Young male criminals a true menace to society

Taking a scattergun approach to justice is ignoring the real root of the violence issue*

Much has been written over the last week about the terrible violence on our streets. Depending on which side of the bleeding heart you find yourself we should either all have a group hug, or at the very least get right to the core of the problem — society. Few, if any, are calling for lengthy sentences to be meted out without fear or favour, or a radical overhaul of our prison system where prisoners might actually serve their full term and get no remission. Zero tolerance appears to be an expression that even our most fed up of commentators appear unwilling to shout. Aside from missing the point on how we might deal with the lunatics who stalk our streets, the general analysis that it is all a societal problem is way off the mark.

Firstly, it of course diminishes the notion of family upbringing and personal responsibility. These are considered dirty words, which means we as a group are therefore responsible for pushing a screwdriver into the head and neck of the two unfortunate Polish men — not the individual or individuals who did it, but society as a whole.

Coupled with this nonsense is that somehow men, women and children are equally responsible for crime in the country. Your sex is irrelevant, as is your social background, as is your age. We all apparently share this criminal burden. It is this scattergun approach to justice that has us in the mess we are in today. Let’s say it straight once and for all. Males, and more specifically lower income/no legal income males, are responsible for crime in this country. Not the decent young man scratching a living trying to pay a mortgage and make ends meet but the hoodie generation, the automatons that rule our street corners. It is these flotsam and jetsam that are responsible for all our crime. Not women, men.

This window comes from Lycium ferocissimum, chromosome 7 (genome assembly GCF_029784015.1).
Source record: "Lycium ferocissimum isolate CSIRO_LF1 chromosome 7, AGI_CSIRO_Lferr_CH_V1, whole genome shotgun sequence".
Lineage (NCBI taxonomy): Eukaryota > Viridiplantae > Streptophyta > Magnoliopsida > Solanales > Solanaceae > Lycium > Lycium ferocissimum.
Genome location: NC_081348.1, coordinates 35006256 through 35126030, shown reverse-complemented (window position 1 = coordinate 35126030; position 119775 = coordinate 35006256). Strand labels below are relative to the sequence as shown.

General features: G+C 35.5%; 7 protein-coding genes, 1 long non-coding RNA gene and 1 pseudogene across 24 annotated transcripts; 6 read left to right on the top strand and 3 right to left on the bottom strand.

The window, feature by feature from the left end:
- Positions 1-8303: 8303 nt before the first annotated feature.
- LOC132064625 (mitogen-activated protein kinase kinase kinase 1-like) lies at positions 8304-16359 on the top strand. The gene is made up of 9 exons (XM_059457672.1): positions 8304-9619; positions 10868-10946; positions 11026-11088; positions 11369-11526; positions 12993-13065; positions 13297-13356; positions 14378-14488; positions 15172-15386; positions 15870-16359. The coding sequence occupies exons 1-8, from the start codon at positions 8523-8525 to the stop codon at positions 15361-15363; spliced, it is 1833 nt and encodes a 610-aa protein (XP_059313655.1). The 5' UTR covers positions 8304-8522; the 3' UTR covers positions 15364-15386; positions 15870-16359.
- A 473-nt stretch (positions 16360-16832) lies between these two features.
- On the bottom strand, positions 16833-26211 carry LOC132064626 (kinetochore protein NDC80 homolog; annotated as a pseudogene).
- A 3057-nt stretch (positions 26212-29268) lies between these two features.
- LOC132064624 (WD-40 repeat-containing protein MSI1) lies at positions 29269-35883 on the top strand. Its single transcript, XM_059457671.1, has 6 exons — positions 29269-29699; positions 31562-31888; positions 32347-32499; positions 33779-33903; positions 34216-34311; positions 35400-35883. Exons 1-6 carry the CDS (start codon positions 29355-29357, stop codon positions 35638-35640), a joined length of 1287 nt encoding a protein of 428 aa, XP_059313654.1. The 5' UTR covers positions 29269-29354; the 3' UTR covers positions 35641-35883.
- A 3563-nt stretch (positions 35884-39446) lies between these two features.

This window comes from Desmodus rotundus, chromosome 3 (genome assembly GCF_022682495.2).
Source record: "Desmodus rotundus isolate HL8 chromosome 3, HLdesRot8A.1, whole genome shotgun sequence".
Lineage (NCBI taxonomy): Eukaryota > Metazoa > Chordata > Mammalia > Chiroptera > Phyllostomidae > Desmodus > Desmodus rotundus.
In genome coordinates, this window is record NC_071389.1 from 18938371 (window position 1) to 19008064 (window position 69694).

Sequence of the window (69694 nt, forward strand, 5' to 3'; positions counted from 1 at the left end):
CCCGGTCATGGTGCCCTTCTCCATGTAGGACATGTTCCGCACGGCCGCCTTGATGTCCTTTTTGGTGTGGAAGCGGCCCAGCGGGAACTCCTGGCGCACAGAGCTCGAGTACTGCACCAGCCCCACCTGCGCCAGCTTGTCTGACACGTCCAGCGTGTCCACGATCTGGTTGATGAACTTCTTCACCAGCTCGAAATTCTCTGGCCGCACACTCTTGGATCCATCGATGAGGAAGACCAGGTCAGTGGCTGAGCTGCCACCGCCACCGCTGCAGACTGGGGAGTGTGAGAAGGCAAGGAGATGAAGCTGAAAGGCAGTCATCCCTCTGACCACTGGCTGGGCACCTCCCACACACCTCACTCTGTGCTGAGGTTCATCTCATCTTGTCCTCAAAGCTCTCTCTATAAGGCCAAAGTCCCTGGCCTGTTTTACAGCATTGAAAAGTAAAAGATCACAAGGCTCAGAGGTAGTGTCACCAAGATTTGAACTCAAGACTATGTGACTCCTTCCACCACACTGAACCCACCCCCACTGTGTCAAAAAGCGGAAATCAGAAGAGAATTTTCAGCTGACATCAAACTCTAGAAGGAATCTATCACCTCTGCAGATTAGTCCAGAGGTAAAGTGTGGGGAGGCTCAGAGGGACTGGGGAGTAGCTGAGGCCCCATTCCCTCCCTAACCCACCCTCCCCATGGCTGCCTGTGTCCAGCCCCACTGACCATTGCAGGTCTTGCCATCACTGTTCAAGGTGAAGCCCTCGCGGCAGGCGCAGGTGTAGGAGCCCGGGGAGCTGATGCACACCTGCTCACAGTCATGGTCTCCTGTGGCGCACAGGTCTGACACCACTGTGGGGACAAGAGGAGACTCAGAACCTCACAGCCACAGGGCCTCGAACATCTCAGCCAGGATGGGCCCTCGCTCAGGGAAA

Only one opinion piece recently has managed to identify this correctly and if you think it’s all wild opinion, think again. The Prison Service Report of 2006 tells a sorry tale of the collection who are currently lolling in our prisons and one statistic above all others sticks out. Over 90pc of our prison population is male. Nearly all violent crime is committed by males, be it murder, rape, or assault. Virtually all the serious drug offence are committed by males. You name the crime, it almost certainly has a male behind it and the more serious it is, the more certainty you can have that it has been committed by a man.

Most of the tiny percentage of females in prison are in there for relatively petty offences such as shoplifting and street robbery to feed a drug habit and there is no need to ask who encouraged them with this habit — males. This small group are not without responsibility. They are, however, merely an hors d’oeuvre to the main course that is the criminal Irish male.

An examination of the age ranges of male prisoners makes for equally fascinating reading. You might have thought that the vast bulk would be under 30. You would be forgiven for thinking, maybe even hoping, that by 30, men would have acquired some sense as they stand on the cusp of early middle age. But in Ireland we boast a male prison population of just shy of 40pc who are over the age of 30. A laughable 15pc are over 40 and 4pc are hurtling towards their pensions.

It is this 60pc group aged under 30 who should be our target. As a rule, 50-year-old men with jobs do not commit crimes. When they do it is white collar and before you ask, yes I would prefer to be approached by a white collar criminal on a dark night with a file then a blue collar thug looking for his next fix. Young and not so young males with no jobs and no discernible income stream need to be the target of An Garda Siochana if we are to free our streets of violence and drugs. We are in a crisis and chaos is evident in our towns and cities. Forget the women, the young and old, target instead males and particularly the type of recidivist males who come before the courts every day.

It is high time we stopped making sweeping statements about crime being endemic across class, creed and sex. It is not. Know your target. It is male. It is young(ish) and unfortunately it is coming soon to a town near you.

You have been warned.

* Opinion piece by John O’Keeffe, Dean of the Law School, Dublin Business School.

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